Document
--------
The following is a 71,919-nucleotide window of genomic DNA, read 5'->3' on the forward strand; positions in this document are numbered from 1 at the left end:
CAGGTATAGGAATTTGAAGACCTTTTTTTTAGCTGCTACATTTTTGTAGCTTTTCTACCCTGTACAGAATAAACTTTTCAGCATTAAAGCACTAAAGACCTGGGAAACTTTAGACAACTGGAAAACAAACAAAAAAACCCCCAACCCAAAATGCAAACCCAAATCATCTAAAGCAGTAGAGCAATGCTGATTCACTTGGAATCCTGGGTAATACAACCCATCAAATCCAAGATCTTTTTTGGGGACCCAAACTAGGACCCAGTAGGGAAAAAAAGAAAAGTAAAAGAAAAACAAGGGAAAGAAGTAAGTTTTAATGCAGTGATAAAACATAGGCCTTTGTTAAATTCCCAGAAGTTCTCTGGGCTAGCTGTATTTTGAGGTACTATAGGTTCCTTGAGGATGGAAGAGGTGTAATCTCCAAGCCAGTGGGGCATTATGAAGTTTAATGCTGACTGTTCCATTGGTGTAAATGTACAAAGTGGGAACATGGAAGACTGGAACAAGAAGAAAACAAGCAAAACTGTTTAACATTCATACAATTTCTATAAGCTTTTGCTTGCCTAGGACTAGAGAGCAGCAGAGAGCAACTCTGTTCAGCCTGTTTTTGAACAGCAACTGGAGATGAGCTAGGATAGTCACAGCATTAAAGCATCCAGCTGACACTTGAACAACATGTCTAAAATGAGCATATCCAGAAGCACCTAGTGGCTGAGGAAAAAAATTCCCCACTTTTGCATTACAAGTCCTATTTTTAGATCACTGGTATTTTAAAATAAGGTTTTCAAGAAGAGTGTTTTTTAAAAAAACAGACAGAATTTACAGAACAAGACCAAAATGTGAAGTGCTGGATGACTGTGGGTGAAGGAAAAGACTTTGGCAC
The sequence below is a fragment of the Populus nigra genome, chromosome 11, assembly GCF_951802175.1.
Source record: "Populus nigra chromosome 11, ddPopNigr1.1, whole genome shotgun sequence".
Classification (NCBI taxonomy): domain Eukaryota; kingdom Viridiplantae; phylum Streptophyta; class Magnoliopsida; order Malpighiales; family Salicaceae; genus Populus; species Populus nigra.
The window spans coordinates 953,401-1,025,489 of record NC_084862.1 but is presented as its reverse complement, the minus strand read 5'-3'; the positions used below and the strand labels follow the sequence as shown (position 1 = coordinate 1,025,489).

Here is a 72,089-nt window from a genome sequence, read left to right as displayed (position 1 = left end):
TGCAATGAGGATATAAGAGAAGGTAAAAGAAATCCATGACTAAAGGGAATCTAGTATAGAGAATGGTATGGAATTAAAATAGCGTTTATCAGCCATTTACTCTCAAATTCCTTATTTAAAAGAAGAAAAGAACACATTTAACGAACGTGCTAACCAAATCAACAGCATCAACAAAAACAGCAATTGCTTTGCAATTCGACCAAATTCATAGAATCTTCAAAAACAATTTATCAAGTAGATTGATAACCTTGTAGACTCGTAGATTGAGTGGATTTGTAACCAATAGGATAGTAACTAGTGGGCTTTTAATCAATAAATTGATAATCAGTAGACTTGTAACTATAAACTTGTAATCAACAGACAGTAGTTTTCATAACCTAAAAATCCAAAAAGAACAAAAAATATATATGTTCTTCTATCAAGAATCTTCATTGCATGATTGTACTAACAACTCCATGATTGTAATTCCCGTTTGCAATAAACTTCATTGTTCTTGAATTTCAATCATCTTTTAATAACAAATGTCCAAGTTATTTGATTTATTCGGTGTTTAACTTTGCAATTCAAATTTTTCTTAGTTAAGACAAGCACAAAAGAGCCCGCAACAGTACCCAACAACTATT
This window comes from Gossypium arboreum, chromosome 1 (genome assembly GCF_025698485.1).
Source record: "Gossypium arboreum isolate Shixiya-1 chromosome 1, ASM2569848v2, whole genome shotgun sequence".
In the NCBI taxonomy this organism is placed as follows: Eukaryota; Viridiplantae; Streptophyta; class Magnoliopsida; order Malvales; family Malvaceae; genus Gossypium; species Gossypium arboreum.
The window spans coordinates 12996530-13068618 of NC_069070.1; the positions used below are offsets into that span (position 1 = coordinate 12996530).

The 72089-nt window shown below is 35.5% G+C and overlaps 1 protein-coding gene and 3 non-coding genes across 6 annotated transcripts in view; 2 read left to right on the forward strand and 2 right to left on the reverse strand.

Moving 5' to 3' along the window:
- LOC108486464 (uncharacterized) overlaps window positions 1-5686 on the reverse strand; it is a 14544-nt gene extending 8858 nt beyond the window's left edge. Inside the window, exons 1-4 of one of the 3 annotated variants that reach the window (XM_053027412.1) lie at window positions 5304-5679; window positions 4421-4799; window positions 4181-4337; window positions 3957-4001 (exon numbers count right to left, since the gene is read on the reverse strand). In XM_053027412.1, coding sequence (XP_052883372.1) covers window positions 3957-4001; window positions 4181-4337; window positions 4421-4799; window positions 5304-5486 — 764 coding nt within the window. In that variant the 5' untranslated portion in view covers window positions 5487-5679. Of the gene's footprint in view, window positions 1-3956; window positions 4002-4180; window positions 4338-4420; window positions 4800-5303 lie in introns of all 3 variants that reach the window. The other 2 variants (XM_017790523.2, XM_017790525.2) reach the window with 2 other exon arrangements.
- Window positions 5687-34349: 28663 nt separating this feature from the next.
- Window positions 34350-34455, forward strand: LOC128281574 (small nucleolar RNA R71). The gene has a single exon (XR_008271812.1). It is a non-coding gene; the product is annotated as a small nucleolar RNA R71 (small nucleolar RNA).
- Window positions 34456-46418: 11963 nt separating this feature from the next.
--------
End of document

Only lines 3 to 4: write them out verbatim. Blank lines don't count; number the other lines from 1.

The sequence below is a fragment of the Populus nigra genome, chromosome 11, assembly GCF_951802175.1.
Source record: "Populus nigra chromosome 11, ddPopNigr1.1, whole genome shotgun sequence".